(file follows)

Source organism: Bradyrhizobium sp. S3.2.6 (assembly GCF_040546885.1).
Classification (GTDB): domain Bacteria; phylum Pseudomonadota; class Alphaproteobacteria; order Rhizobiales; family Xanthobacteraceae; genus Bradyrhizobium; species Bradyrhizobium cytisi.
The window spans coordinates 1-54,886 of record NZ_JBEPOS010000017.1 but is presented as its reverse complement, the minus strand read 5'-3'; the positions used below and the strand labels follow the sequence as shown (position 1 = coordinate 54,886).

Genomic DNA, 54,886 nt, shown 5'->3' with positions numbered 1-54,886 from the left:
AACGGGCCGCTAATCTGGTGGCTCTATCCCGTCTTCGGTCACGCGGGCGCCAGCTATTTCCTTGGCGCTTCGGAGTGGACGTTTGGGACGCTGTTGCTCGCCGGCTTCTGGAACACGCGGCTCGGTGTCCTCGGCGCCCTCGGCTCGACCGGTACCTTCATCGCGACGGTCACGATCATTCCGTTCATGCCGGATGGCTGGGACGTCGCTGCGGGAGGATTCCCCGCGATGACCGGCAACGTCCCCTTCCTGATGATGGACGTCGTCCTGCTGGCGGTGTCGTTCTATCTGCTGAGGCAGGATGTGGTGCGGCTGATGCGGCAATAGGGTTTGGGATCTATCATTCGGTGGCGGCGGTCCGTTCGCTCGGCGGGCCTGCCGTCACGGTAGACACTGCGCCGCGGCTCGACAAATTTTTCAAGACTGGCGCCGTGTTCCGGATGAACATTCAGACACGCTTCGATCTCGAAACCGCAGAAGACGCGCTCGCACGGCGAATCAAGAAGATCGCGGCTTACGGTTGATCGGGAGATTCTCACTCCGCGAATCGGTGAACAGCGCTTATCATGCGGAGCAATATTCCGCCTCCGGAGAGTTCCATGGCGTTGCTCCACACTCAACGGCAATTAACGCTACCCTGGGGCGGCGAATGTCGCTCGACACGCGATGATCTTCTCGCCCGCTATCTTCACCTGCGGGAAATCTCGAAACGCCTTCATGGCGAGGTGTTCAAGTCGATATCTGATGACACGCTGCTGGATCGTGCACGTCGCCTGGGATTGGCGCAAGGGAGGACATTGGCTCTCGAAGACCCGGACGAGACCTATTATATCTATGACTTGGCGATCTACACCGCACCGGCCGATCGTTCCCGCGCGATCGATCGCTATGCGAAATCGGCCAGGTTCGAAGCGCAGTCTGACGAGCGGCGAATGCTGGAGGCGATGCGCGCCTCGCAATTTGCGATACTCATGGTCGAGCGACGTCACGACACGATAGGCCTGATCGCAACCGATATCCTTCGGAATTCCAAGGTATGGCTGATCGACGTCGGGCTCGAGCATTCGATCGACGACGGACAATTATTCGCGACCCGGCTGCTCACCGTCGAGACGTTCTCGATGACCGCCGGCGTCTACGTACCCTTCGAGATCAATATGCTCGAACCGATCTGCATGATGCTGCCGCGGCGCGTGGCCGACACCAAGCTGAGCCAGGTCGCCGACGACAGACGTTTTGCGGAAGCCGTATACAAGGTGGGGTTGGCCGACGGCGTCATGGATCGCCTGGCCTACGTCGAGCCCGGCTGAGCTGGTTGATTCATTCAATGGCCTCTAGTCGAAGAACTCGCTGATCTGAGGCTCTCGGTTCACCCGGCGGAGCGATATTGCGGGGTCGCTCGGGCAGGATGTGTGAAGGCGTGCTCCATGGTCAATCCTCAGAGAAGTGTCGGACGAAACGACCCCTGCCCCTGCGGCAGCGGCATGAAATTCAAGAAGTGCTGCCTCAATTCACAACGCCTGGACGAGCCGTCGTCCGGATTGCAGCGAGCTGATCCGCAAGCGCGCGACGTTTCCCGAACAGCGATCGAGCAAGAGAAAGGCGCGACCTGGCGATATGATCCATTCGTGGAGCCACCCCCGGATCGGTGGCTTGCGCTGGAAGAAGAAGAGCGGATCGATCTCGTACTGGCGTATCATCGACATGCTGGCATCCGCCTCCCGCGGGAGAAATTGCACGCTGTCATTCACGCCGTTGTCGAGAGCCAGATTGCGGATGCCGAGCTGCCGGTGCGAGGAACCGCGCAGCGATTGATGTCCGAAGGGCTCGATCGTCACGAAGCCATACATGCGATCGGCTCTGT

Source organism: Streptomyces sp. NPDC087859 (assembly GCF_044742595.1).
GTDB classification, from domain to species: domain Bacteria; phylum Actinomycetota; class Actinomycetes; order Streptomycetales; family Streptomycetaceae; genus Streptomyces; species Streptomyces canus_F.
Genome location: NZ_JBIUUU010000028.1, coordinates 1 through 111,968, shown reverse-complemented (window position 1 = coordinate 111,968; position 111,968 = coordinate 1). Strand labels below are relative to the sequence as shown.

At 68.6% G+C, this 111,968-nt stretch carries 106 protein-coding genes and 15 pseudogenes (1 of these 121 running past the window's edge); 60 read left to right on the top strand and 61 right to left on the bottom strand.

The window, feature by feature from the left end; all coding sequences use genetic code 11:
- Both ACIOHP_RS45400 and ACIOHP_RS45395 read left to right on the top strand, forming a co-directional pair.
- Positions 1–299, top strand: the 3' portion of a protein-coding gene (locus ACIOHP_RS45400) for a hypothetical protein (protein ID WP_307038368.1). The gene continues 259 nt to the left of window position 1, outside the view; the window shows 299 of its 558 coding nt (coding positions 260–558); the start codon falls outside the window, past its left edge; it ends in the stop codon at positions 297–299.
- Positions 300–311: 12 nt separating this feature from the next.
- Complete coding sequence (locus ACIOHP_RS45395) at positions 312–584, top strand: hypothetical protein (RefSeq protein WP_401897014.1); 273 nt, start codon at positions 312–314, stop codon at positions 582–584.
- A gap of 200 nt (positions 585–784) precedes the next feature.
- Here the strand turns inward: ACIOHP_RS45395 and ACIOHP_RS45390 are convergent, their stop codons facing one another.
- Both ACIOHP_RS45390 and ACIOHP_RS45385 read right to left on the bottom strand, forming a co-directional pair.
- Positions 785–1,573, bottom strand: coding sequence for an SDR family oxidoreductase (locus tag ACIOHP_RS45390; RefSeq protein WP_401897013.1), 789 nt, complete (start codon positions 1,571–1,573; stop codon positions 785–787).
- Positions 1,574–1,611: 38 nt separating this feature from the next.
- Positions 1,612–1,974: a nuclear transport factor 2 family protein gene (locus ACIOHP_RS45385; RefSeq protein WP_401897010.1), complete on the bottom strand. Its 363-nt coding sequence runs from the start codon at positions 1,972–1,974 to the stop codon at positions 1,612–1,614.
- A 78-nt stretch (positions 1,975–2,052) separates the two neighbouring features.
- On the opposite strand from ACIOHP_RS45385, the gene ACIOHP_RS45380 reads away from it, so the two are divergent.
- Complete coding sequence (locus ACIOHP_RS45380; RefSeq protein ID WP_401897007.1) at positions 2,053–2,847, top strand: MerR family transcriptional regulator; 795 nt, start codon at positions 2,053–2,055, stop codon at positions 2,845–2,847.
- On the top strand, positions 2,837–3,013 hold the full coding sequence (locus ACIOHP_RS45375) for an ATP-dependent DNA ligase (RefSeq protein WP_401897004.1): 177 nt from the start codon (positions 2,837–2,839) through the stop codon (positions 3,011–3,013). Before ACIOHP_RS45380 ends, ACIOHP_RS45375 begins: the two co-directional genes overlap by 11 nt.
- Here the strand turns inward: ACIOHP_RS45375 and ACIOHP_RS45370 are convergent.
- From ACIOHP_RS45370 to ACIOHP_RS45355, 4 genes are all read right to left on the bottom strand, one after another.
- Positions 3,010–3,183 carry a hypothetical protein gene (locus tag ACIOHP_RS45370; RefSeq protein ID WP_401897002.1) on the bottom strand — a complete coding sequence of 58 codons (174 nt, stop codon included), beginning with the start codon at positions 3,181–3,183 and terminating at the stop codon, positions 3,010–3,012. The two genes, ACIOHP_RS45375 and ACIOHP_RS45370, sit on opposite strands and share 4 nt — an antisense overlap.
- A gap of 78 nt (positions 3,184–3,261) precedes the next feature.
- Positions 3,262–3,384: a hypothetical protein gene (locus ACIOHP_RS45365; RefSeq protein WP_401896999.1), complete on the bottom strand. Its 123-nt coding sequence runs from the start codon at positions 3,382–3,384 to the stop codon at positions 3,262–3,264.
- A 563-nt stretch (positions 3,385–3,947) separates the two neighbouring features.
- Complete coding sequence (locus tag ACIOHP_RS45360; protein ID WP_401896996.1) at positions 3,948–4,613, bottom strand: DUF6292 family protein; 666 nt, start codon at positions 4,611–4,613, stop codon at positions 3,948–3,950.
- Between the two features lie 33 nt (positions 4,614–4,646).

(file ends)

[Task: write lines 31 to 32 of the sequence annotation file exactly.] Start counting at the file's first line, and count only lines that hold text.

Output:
- Complete coding sequence (locus tag ACIOHP_RS45360; protein ID WP_401896996.1) at positions 3,948–4,613, bottom strand: DUF6292 family protein; 666 nt, start codon at positions 4,611–4,613, stop codon at positions 3,948–3,950.
- Between the two features lie 33 nt (positions 4,614–4,646).